MEMBERS OF CHAPMAN UNIVERSITY YOUNG DEMOCRATS POSE WITH ASSEMBLY MEMBER SHARON QUIRK-SILVA DURING THEIR KICKOFF MEETING FOR THE 2014-2015 SCHOOL YEAR.
PHOTO CREDITS: April Tran
Story by Haley Schlatter
“Kardashian” has become a household name. The lyrics of Taylor Swift’s new album are commonplace. The release of Orange is the New Black season 3 has been scribbled in our calendars for months.
So why is it that 29% of Americans cannot name the vice president?
“It is common for students to only be interested in things that benefit them. Because a lot of students are affluent, many of these issues just don’t apply to them due to socioeconomic status. They don’t interest them,” said Katie Nishida, sophomore public relations and advertising student.
According to an online survey given to Chapman students, 100% of respondents agreed that it is important to be engaged and aware of current events. However, 82% of respondents claimed that the Chapman student body is mostly unaware of current events.
Most students, even those behind on current events, know it’s important.
“It's important to be aware of current events because they affect the lives of so many people and it can help people gain an understanding of the world,” said Claire Wright, junior creative writing student.
But for other students, the issues of student ignorance reaps a heavier consequence.
“Chapman students should be asking the questions that get to the roots of problems,” said senior strategic corporate communications student Haley Strickland. “Systems of power control our media. Having reliable sources of information is important. Chapman students should be aware of this, and demand this sort of information from those systems of power.”
For Wright, this student apathy can be chalked up to the small universe students operate within.
“Historically, many college campuses are usually very interested and involved in current events and politics. Chapman? Not so much… Maybe it's because we live in a tiny Chapman bubble,” said Wright.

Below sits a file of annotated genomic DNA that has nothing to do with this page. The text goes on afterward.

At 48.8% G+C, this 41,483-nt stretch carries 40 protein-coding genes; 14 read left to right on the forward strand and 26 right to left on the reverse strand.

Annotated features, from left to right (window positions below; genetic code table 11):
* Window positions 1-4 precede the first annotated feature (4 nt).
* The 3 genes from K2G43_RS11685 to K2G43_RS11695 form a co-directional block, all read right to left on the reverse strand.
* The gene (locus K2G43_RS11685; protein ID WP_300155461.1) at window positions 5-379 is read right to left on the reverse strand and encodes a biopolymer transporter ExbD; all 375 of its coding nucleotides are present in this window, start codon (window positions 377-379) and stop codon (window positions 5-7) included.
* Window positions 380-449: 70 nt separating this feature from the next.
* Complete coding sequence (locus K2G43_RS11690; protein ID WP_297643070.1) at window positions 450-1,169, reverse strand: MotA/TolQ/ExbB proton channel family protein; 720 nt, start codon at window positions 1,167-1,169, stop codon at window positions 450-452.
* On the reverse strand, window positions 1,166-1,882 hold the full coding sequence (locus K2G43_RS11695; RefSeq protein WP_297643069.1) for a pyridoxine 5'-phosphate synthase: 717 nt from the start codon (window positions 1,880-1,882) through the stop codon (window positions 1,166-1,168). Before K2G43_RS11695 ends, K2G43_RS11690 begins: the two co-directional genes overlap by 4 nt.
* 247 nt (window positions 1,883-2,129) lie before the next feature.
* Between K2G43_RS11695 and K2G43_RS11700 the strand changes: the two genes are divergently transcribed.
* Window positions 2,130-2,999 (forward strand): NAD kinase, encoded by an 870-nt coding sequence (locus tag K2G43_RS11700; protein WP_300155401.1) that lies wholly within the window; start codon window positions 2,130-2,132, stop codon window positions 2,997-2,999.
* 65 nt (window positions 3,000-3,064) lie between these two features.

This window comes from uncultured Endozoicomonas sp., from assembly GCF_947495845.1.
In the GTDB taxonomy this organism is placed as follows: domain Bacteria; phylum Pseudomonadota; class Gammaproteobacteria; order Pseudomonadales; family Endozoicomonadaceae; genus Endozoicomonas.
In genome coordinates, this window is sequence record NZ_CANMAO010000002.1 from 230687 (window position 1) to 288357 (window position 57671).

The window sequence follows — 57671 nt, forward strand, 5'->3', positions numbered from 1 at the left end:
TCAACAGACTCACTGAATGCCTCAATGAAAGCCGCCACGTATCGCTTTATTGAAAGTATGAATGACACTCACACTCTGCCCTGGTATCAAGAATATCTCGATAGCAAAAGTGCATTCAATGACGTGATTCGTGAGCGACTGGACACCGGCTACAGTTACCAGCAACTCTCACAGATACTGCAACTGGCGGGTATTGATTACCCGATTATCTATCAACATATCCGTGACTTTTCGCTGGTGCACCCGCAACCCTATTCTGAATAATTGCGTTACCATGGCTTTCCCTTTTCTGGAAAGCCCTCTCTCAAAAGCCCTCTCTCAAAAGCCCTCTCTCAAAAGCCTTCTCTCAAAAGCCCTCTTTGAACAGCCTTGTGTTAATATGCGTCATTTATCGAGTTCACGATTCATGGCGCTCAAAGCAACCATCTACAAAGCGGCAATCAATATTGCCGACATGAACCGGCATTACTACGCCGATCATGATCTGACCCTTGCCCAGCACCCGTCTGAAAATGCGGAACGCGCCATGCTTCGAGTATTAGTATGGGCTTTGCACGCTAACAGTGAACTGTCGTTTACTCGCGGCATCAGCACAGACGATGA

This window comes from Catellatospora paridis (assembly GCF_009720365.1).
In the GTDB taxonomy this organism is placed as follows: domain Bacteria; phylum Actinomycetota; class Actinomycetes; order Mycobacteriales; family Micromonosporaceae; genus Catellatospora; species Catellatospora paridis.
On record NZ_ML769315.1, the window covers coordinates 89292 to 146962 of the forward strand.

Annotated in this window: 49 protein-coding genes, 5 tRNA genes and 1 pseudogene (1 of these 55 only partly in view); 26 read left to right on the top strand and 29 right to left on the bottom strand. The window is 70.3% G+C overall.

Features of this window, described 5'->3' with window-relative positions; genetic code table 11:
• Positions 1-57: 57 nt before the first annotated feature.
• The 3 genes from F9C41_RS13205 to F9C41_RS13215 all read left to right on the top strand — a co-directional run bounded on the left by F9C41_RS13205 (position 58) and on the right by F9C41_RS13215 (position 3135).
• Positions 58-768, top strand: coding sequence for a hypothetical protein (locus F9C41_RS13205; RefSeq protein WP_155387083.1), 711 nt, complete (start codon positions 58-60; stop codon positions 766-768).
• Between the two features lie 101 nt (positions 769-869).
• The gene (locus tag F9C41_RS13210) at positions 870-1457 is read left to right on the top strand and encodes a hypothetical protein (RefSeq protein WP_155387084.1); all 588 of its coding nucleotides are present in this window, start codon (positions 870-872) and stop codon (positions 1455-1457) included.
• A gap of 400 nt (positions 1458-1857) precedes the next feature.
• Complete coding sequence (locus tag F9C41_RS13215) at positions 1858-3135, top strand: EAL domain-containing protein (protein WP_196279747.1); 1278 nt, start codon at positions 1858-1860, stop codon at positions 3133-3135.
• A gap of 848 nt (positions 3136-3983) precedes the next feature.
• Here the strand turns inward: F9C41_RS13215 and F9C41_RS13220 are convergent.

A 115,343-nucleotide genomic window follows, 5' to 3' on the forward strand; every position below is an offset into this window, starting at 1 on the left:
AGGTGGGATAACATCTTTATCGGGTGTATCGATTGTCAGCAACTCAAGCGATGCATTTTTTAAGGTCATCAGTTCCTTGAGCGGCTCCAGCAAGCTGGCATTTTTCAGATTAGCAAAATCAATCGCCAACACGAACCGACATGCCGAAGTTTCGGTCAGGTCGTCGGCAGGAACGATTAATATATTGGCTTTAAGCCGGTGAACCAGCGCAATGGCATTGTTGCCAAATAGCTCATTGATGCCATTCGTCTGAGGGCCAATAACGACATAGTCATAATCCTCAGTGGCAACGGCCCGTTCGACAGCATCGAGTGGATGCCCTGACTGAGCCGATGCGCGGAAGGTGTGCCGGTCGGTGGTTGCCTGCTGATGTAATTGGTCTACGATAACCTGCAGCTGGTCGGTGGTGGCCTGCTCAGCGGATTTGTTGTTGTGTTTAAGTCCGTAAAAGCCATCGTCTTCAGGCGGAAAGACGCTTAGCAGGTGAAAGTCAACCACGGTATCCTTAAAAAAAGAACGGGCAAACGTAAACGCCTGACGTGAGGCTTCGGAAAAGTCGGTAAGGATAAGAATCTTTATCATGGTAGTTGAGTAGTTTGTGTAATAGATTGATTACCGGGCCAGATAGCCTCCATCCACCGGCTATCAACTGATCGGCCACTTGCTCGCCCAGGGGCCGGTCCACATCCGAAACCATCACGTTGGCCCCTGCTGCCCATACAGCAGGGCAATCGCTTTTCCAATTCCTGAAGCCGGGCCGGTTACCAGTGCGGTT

But not all students agree that Chapman students are fully unaware. For sophomore business student April Tran, the issues lies within a lack student engagement in social issues rather than lack of awareness.
“I believe Chapman's student body is aware of current events but not necessarily fully engaged in them in regards to participating in active conversation and action,” said Tran, a board member of Chapman University Young Democrats.
Students lack of involvement was demonstrated in the last Student Government Association elections. According to www.thepantheronline.com, only 18% of students voted in the elections this semester.
But students’ unengaged tendencies are not rendered hopeless.
Many of the students who agree that their peers are generally uninvolved have offered advice to change these behaviors.
“I am a member of College Republicans at Chapman and when you're around like-minded people who also pay attention to current events, it's easier to learn new things,” said Wright.
But on a larger scale, students have encouraged Chapman University to integrate social engagement into required general education curriculum.
“As an organization, Chapman can create a new GE requirement to take some kind of diversity, political science, or sociology related course and continue encouraging club involvement among students,” said Tran.
As Chapman students have called for their peers to become more aware and engaged, they encourage students to vote, get involved with civic engagement, and read the news.
Tran noted: “It’s so important to be aware and involved. Bring about change towards what you believe in.”